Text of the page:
Date of Degree

2-2018

Document Type

Dissertation

Degree Name

Ph.D.

Program

Earth & Environmental Sciences

Advisor

Ines Miyares

Committee Members

Thomas Angotti

Mark Ungar

Subject Categories

Human Geography | Latin American Studies | Nature and Society Relations | Place and Environment | Race and Ethnicity

Keywords

production of space, indigenous social movements, Peru, Latin America, Amazon

Abstract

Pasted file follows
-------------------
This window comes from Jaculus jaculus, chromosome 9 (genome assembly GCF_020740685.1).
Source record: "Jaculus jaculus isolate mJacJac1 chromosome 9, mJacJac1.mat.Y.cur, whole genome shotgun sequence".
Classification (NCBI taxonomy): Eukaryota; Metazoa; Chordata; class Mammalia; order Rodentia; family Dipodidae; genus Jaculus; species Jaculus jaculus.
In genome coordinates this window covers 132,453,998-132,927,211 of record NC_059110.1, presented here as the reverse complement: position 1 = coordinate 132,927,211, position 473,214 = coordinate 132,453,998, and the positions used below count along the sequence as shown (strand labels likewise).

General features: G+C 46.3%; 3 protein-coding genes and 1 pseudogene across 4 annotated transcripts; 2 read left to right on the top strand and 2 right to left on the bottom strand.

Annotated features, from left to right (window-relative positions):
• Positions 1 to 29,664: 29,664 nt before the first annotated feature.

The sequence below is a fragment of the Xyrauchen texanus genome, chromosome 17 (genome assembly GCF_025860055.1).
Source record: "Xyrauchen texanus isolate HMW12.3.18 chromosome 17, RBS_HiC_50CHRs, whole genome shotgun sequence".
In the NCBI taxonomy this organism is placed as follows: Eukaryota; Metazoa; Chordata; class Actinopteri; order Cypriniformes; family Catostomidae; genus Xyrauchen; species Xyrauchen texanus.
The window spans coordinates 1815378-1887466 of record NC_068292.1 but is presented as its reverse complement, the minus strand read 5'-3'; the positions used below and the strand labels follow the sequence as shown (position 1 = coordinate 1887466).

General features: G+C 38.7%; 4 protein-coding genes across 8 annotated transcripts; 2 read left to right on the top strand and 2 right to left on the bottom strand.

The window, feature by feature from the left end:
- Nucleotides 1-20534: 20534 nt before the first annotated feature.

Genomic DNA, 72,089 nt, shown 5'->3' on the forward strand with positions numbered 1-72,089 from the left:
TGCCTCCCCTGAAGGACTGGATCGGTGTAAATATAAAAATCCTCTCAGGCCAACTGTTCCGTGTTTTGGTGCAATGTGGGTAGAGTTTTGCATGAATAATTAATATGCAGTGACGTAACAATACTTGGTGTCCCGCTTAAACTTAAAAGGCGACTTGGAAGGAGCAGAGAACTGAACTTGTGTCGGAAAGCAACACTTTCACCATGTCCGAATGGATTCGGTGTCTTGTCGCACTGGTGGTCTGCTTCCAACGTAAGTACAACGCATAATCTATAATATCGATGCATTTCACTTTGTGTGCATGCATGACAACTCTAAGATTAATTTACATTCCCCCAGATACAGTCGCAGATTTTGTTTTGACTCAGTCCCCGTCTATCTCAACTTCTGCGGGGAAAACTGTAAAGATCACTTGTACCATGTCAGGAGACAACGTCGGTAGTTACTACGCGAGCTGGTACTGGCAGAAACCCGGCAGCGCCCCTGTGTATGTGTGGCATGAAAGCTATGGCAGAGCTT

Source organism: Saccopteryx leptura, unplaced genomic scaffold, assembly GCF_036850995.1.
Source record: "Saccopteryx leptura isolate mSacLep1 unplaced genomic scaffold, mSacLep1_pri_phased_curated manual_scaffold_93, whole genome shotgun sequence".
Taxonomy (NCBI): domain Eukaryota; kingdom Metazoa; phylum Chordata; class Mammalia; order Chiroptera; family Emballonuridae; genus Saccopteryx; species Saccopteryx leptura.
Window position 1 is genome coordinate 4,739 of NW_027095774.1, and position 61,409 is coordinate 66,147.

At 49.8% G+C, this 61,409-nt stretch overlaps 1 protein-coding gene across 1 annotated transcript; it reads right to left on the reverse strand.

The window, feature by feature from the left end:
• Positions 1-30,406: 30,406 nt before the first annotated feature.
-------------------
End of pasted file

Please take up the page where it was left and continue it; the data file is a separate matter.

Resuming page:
The resistance movement that resulted in the Baguazo in the northern Peruvian Amazon in 2009 was the culmination of a series of social, economic, political and spatial processes that reflected the Peruvian nation’s engagement with global capitalism and democratic consolidation after decades of crippling instability and chaos. The recently discovered oil and natural gas reserves that occupy the subsoil of much the Peruvian Amazon provide the latest natural resource upon which the national project can continue to be implemented. In a context of neo-imperialism and neo-extractivism where through accumulation by dispossession, new markets are introduced into global capitalist structures after a history of neglect, indigenous spatial productions have developed in the northern Peruvian Amazon that have arguably contributed to the relative effectiveness of the Baguazo in meeting movement outcomes. This dissertation analyzes these spatial productions through the theoretical framework of Lefebvre’s Production of Space, which is applied to indigenous communities in Condorcanqui province in northern Perú. Unique indigenous nature-society relationship formulations, identity constructions, and productions of scale are considered for their contributions to the production of indigenous capitalist-emergent spaces. By analyzing the role played by the state, the law, and culture in indigenous productions of space, it is also hoped that a better spatial understanding of indigenous social movements can be gained. By conclusion, an inclusion of capitalist-emergent spaces onto Lefebvre’s conceptual triad of spatial production is proposed to facilitate further theoretical applications to the field.

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